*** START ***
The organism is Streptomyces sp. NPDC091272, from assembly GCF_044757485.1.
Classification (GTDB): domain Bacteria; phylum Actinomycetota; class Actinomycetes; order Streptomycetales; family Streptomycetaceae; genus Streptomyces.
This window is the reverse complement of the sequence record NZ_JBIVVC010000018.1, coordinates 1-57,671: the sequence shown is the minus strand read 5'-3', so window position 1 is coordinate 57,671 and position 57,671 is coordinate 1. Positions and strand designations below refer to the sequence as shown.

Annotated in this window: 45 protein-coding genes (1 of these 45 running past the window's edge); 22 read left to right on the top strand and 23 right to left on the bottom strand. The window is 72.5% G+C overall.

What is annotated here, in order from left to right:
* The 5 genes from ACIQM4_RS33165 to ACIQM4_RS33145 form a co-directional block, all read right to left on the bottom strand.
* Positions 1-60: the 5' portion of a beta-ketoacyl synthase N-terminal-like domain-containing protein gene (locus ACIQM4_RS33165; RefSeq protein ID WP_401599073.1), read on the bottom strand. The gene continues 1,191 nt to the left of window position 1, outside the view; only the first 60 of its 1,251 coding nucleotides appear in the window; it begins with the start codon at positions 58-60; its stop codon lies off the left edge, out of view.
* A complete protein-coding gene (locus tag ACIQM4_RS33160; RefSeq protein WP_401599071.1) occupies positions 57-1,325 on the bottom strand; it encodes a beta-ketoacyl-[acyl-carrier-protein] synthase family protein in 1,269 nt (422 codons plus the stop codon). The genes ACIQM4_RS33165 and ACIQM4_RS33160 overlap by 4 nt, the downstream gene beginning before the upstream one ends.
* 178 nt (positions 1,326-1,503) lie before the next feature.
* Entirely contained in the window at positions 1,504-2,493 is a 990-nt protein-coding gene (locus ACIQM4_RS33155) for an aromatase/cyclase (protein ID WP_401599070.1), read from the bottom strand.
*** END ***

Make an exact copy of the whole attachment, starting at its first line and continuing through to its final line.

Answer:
The organism is Streptomyces sp. NPDC091272, from assembly GCF_044757485.1.
Classification (GTDB): domain Bacteria; phylum Actinomycetota; class Actinomycetes; order Streptomycetales; family Streptomycetaceae; genus Streptomyces.
This window is the reverse complement of the sequence record NZ_JBIVVC010000018.1, coordinates 1-57,671: the sequence shown is the minus strand read 5'-3', so window position 1 is coordinate 57,671 and position 57,671 is coordinate 1. Positions and strand designations below refer to the sequence as shown.

Annotated in this window: 45 protein-coding genes (1 of these 45 running past the window's edge); 22 read left to right on the top strand and 23 right to left on the bottom strand. The window is 72.5% G+C overall.

What is annotated here, in order from left to right:
* The 5 genes from ACIQM4_RS33165 to ACIQM4_RS33145 form a co-directional block, all read right to left on the bottom strand.
* Positions 1-60: the 5' portion of a beta-ketoacyl synthase N-terminal-like domain-containing protein gene (locus ACIQM4_RS33165; RefSeq protein ID WP_401599073.1), read on the bottom strand. The gene continues 1,191 nt to the left of window position 1, outside the view; only the first 60 of its 1,251 coding nucleotides appear in the window; it begins with the start codon at positions 58-60; its stop codon lies off the left edge, out of view.
* A complete protein-coding gene (locus tag ACIQM4_RS33160; RefSeq protein WP_401599071.1) occupies positions 57-1,325 on the bottom strand; it encodes a beta-ketoacyl-[acyl-carrier-protein] synthase family protein in 1,269 nt (422 codons plus the stop codon). The genes ACIQM4_RS33165 and ACIQM4_RS33160 overlap by 4 nt, the downstream gene beginning before the upstream one ends.
* 178 nt (positions 1,326-1,503) lie before the next feature.
* Entirely contained in the window at positions 1,504-2,493 is a 990-nt protein-coding gene (locus ACIQM4_RS33155) for an aromatase/cyclase (protein ID WP_401599070.1), read from the bottom strand.